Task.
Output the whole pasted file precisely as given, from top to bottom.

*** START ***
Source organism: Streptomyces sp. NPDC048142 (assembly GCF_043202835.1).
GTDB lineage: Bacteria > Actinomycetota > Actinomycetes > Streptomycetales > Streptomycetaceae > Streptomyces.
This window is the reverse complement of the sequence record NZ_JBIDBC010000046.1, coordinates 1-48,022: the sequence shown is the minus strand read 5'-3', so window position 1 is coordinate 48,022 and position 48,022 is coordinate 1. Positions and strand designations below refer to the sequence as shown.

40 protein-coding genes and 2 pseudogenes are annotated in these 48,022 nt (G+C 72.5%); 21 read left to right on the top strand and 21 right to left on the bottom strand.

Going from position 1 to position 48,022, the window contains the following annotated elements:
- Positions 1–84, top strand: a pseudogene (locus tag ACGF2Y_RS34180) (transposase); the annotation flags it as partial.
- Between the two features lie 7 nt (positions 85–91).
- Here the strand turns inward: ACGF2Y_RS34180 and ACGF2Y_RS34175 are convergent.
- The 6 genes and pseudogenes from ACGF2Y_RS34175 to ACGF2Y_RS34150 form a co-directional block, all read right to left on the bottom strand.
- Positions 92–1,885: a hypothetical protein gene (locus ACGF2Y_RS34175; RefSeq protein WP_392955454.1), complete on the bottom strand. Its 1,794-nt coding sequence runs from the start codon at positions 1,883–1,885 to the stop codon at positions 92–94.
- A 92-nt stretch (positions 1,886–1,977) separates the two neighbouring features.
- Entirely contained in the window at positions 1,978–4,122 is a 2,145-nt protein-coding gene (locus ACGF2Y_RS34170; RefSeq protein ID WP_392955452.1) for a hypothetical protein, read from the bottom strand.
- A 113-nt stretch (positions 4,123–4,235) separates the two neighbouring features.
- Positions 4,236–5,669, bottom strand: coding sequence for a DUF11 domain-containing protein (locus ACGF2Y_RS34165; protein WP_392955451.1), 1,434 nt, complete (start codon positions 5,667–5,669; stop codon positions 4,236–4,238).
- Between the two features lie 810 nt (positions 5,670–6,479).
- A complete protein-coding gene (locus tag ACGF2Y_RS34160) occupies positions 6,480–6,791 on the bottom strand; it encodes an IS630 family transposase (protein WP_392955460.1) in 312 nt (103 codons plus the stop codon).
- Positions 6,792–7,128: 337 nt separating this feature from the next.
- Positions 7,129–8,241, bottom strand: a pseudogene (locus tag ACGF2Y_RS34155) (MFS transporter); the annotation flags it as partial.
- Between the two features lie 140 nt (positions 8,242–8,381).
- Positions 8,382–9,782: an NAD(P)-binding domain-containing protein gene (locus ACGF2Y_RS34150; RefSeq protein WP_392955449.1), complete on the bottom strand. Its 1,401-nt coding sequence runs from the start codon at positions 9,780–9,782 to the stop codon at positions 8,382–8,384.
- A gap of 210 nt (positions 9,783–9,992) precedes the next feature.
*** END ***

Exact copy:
Source organism: Streptomyces sp. NPDC048142 (assembly GCF_043202835.1).
GTDB lineage: Bacteria > Actinomycetota > Actinomycetes > Streptomycetales > Streptomycetaceae > Streptomyces.
This window is the reverse complement of the sequence record NZ_JBIDBC010000046.1, coordinates 1-48,022: the sequence shown is the minus strand read 5'-3', so window position 1 is coordinate 48,022 and position 48,022 is coordinate 1. Positions and strand designations below refer to the sequence as shown.

40 protein-coding genes and 2 pseudogenes are annotated in these 48,022 nt (G+C 72.5%); 21 read left to right on the top strand and 21 right to left on the bottom strand.

Going from position 1 to position 48,022, the window contains the following annotated elements:
- Positions 1–84, top strand: a pseudogene (locus tag ACGF2Y_RS34180) (transposase); the annotation flags it as partial.
- Between the two features lie 7 nt (positions 85–91).
- Here the strand turns inward: ACGF2Y_RS34180 and ACGF2Y_RS34175 are convergent.
- The 6 genes and pseudogenes from ACGF2Y_RS34175 to ACGF2Y_RS34150 form a co-directional block, all read right to left on the bottom strand.
- Positions 92–1,885: a hypothetical protein gene (locus ACGF2Y_RS34175; RefSeq protein WP_392955454.1), complete on the bottom strand. Its 1,794-nt coding sequence runs from the start codon at positions 1,883–1,885 to the stop codon at positions 92–94.
- A 92-nt stretch (positions 1,886–1,977) separates the two neighbouring features.
- Entirely contained in the window at positions 1,978–4,122 is a 2,145-nt protein-coding gene (locus ACGF2Y_RS34170; RefSeq protein ID WP_392955452.1) for a hypothetical protein, read from the bottom strand.
- A 113-nt stretch (positions 4,123–4,235) separates the two neighbouring features.
- Positions 4,236–5,669, bottom strand: coding sequence for a DUF11 domain-containing protein (locus ACGF2Y_RS34165; protein WP_392955451.1), 1,434 nt, complete (start codon positions 5,667–5,669; stop codon positions 4,236–4,238).
- Between the two features lie 810 nt (positions 5,670–6,479).
- A complete protein-coding gene (locus tag ACGF2Y_RS34160) occupies positions 6,480–6,791 on the bottom strand; it encodes an IS630 family transposase (protein WP_392955460.1) in 312 nt (103 codons plus the stop codon).
- Positions 6,792–7,128: 337 nt separating this feature from the next.
- Positions 7,129–8,241, bottom strand: a pseudogene (locus tag ACGF2Y_RS34155) (MFS transporter); the annotation flags it as partial.
- Between the two features lie 140 nt (positions 8,242–8,381).
- Positions 8,382–9,782: an NAD(P)-binding domain-containing protein gene (locus ACGF2Y_RS34150; RefSeq protein WP_392955449.1), complete on the bottom strand. Its 1,401-nt coding sequence runs from the start codon at positions 9,780–9,782 to the stop codon at positions 8,382–8,384.
- A gap of 210 nt (positions 9,783–9,992) precedes the next feature.